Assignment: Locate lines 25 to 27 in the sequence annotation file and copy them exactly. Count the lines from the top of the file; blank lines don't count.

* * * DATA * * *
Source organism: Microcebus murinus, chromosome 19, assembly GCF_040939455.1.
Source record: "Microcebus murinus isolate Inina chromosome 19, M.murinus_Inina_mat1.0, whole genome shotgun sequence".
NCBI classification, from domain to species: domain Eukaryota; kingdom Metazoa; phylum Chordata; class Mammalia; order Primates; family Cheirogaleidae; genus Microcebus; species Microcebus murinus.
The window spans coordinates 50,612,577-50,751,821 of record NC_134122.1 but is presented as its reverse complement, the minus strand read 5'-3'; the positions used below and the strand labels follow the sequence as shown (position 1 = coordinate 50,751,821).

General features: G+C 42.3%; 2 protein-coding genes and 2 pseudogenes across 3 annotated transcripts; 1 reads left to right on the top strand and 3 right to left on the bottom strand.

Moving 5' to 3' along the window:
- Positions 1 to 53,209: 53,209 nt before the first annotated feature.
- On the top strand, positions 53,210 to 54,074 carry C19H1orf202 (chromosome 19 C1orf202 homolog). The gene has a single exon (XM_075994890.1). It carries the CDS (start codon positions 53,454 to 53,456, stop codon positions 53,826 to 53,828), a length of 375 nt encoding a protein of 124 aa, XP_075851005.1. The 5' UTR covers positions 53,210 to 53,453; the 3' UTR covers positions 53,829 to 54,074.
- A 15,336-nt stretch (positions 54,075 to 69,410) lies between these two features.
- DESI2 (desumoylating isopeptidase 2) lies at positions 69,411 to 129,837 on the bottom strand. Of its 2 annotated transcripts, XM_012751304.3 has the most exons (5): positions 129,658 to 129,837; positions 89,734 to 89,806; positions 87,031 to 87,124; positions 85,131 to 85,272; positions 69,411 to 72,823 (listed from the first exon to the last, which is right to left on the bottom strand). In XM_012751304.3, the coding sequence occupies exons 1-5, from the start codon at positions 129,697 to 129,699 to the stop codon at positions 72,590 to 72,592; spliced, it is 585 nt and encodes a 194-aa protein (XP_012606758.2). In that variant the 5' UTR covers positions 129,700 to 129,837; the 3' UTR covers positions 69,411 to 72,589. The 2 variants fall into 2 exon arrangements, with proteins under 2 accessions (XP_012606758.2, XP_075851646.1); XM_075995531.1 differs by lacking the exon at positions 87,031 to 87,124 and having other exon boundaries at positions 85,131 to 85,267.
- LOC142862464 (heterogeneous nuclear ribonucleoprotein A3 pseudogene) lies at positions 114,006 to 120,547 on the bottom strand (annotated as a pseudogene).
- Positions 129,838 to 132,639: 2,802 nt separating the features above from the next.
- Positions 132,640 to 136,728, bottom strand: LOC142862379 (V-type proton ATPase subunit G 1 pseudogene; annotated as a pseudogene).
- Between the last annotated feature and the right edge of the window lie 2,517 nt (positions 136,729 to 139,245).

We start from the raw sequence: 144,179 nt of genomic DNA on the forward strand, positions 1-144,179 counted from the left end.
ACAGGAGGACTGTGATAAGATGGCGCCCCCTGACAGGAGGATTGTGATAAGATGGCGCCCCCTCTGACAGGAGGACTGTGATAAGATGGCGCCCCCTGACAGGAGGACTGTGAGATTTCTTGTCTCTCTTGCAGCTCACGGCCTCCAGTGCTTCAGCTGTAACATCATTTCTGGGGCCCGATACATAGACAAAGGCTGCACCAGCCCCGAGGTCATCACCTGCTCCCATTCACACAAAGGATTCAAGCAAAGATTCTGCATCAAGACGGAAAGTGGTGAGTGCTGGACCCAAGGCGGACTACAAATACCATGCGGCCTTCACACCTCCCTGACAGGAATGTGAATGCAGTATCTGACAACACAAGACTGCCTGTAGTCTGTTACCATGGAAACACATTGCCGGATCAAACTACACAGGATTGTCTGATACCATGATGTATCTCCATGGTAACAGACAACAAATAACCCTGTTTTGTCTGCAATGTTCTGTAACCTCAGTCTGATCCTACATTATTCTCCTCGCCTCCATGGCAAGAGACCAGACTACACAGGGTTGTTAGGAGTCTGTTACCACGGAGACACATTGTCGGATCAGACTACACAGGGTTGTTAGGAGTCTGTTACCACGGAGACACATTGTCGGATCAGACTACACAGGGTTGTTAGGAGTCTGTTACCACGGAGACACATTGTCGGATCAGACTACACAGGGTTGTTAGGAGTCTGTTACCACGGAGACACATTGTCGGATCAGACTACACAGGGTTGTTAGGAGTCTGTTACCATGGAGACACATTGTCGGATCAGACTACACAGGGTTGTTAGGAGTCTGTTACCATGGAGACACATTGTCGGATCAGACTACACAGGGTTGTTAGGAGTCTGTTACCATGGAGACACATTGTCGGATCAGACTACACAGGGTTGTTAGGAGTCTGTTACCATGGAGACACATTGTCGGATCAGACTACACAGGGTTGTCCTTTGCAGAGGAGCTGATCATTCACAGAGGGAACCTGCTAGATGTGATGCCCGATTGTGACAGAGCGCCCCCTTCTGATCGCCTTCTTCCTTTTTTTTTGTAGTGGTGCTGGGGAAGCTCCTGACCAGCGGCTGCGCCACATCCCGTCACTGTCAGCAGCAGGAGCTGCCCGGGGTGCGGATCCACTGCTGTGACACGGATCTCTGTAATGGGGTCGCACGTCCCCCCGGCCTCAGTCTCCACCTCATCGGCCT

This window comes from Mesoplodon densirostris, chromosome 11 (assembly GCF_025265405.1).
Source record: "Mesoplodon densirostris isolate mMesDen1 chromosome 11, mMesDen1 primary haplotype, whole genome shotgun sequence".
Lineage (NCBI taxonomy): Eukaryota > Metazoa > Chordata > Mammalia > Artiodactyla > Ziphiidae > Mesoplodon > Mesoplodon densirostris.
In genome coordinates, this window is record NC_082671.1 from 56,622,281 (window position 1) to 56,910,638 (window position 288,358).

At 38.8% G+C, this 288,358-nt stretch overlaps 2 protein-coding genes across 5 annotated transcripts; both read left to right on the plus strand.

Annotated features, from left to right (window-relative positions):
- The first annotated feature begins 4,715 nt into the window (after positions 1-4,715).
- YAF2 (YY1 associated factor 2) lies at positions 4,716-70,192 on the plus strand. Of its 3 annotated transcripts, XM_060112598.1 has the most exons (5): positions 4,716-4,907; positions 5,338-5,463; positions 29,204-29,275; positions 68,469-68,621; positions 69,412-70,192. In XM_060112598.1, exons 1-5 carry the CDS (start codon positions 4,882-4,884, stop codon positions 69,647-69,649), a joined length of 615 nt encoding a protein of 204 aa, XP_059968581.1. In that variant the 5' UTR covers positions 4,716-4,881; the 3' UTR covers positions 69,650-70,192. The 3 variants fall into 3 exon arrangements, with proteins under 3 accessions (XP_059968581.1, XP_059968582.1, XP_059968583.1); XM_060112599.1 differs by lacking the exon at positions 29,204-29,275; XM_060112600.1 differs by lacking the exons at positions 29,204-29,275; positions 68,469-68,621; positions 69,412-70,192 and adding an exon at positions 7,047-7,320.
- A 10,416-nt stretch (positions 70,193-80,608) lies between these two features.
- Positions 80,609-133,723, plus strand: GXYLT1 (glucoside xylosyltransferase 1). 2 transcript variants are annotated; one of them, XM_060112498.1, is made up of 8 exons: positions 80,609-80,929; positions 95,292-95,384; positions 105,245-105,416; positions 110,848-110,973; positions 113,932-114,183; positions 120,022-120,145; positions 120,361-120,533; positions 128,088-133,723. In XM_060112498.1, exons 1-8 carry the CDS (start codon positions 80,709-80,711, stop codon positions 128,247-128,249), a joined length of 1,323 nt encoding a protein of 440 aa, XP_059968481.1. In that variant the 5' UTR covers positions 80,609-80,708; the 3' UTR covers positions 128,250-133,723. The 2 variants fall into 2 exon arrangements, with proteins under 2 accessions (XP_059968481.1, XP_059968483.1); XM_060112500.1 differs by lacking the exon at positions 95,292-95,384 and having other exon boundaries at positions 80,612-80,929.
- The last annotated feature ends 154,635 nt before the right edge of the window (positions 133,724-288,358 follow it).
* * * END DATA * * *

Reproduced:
- A 10,416-nt stretch (positions 70,193-80,608) lies between these two features.
- Positions 80,609-133,723, plus strand: GXYLT1 (glucoside xylosyltransferase 1). 2 transcript variants are annotated; one of them, XM_060112498.1, is made up of 8 exons: positions 80,609-80,929; positions 95,292-95,384; positions 105,245-105,416; positions 110,848-110,973; positions 113,932-114,183; positions 120,022-120,145; positions 120,361-120,533; positions 128,088-133,723. In XM_060112498.1, exons 1-8 carry the CDS (start codon positions 80,709-80,711, stop codon positions 128,247-128,249), a joined length of 1,323 nt encoding a protein of 440 aa, XP_059968481.1. In that variant the 5' UTR covers positions 80,609-80,708; the 3' UTR covers positions 128,250-133,723. The 2 variants fall into 2 exon arrangements, with proteins under 2 accessions (XP_059968481.1, XP_059968483.1); XM_060112500.1 differs by lacking the exon at positions 95,292-95,384 and having other exon boundaries at positions 80,612-80,929.
- The last annotated feature ends 154,635 nt before the right edge of the window (positions 133,724-288,358 follow it).